Hunley headed home?

10-16-03, 7:50 p.m.

BY GEOFF HOBSON

The Bengals would have to adjust to a staff change during the season if linebackers coach Ricky Hunley converts his people's choice status into the head coaching job at his alma mater.

All indications are that Hunley's charisma, a College Football Hall of Fame career in Tucson, and a varied resume have made him a leading contender for the University of Arizona post vacated last month by the firing of John Mackovic. He's piling up a stack of rave reviews that range from the Bengals and head coach Marvin Lewis, some of Arizona's sports columnists, and the Black Coaches Association.

"With his people skills, experience, and knowledge, he's an excellent candidate and we'll do what we can to help him," Lewis said this week. "I don't want to speculate on what would happen, but we're aware of it and we're not going to hold anyone back from doing what they want to do."

Arizona athletic director Jim Livengood has indicated he wants a coach in place by Dec. 1 and search committee members have said they want to narrow their list to three to five names by mid-November. Hunley has apparently yet to interview, and he had no comment this week as the Bengals prepare for this Sunday's game against the Ravens at Paul Brown Stadium.

But Hunley, who turns 42 Nov. 11 and has been an assistant college coach in three big-time conferences as well as for two NFL teams, has plenty of people talking for him.

"He's the kind of guy who can get players to believe in themselves and relate to younger guys," said Bengals safety Marquand Manuel, who watched him work with the defensive line at the University of Florida. "He'd be great at recruiting."

One of Livengood's seven items he wants in his next guy is a head coaching background, but he has said assistants would be considered. Hunley has never been a head coach or coordinator, but he was Missouri's assistant head coach/linebackers for three seasons, and his supporters point to last year's Super Bowl coaches (Tampa Bay's Jon Gruden and Oakland's Bill Callahan) whose NFL head coaching jobs were their first as the head man.

"Go ask Andy Reid about that," said Lewis of the Eagles head coach who was never a NFL coordinator.

"You can find a reason not to do anything," said General Manager Tom Donahoe of the Buffalo Bills. "We've had chances to work with Ricky and we've been impressed with his enthusiasm and ability to work with and communicate with players, and I think he'd be a great guy they would consider. I don't know if it means all that much that he's an alum, but there is something to be said for familiarity, and you may get a greater sense of wanting to get something done. I mean, look at who the guy has worked for and that has to impress you."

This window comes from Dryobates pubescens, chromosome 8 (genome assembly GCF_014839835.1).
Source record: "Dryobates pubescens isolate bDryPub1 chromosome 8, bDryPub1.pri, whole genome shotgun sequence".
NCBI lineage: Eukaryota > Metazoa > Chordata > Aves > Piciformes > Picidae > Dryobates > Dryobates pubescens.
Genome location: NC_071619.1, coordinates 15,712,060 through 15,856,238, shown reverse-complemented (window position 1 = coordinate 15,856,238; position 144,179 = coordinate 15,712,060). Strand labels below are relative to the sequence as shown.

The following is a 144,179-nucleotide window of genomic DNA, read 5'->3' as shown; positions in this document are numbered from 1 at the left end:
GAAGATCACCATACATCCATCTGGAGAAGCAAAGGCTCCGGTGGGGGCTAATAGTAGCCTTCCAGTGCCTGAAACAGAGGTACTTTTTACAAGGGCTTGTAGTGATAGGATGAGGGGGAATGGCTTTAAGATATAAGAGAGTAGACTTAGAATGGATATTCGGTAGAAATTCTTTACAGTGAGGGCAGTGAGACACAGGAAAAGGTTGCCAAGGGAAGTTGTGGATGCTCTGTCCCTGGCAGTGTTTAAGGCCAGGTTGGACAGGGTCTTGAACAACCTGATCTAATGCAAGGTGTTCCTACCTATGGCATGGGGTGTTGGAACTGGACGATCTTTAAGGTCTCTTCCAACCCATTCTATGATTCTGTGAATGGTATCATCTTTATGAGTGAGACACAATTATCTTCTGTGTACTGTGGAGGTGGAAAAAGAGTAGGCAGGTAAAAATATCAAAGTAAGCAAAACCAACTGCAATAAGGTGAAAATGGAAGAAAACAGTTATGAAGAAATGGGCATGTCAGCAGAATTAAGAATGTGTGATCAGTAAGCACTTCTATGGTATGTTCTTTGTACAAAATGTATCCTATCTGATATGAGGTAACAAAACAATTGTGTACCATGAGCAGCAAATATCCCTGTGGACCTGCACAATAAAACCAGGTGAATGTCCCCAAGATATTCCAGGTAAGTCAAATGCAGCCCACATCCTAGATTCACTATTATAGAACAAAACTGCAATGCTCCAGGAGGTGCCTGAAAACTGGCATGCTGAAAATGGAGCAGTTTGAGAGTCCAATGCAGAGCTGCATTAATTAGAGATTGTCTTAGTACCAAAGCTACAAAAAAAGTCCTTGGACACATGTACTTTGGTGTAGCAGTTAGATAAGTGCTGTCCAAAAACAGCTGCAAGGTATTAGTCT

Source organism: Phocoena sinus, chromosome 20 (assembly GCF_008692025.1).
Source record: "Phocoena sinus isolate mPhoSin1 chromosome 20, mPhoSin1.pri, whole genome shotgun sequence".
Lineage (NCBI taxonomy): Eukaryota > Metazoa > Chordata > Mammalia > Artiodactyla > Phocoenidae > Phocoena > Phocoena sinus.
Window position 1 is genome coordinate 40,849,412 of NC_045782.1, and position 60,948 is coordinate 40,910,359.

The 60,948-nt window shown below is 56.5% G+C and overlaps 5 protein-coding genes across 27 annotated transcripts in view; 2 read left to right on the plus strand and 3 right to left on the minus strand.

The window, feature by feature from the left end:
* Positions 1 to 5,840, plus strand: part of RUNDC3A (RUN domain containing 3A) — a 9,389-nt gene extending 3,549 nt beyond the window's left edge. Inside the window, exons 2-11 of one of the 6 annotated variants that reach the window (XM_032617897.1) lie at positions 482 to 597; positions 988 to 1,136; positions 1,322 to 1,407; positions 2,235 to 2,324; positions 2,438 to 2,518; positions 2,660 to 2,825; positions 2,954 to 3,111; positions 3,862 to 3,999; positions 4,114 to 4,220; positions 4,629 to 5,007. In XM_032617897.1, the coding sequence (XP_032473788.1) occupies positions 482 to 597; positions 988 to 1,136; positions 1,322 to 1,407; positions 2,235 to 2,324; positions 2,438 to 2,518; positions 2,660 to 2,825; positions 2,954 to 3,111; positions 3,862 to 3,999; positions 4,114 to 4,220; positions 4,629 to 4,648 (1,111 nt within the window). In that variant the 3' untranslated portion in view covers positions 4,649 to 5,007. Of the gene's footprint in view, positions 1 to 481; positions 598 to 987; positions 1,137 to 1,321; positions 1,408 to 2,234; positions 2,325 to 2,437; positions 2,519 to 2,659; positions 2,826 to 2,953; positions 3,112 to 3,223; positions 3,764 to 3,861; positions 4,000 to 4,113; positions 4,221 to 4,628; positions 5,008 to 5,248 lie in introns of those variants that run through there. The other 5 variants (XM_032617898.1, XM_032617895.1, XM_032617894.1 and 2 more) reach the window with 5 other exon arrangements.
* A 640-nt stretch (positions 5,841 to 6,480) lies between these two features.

Donahoe points to Steelers coach Bill Cowher, for whom Hunley worked in the NFL's minority fellowship program, as well as Steve Spurrier at Florida and the Redskins. Bengals defensive end Justin Smith, who had Hunley for a position coach at the University of Missouri, thinks his experience as player (six years) and as a coach (two years) in the NFL gives him an edge in recruiting.

"He would already be really good as a recruiter because of the kind of guy he is," Smith said, "but with guys knowing that he played and coached in the NFL, he can show them what they have to do to make it to the next level."

Hunley is a Petersburg, Va., native, who, by the way, was delivered by one of Lewis' uncles. But he has been identified with his school in a legend that was secured when the Bengals made him the seventh pick in the 1984 NFL Draft after he was named Co-Player of the Year in the Pac-10. In 1997, he became the first Arizona player inducted into the College Football Hall of Fame.

"He's the most popular player the school has ever had," said Corky Simpson, sports columnist for the "Tucson Citizen. " "You combine that with his outgoing personality and what he accomplished here and he's the people's choice. He looks to be a tremendous candidate. The guy has great communication skills."

Gene Marshall, chairman of the NCAA's Minority Opportunities and Interests Committee and a board member of the Black Coaches Association, said Hunley is at the top of the BCA's list.

"We've been impressed how Arizona is going about doing due diligence," Marshall said. "I think Ricky is going to get very fair consideration. He's a very qualified candidate and I know he knows football. He certainly has the energy and charisma."

Hunley would become the fifth African-American head coach among the 117 NCAA Division I jobs. But former Arizona coach Larry Smith, who calls Hunley his right-hand man during his days at Missouri, never mentions color.

"He's dynamic. He's passionate. He's one of the very best recruiters I've ever seen," Smith told "The Arizona Daily Star." "The players really like him. I hope and pray they at least take the time to interview him. He's ready.

"What Ricky did for me in seven years at Missouri was far more than simply being a coordinator," Smith said. "He was a public speaker. A marketer. He had his face out there."

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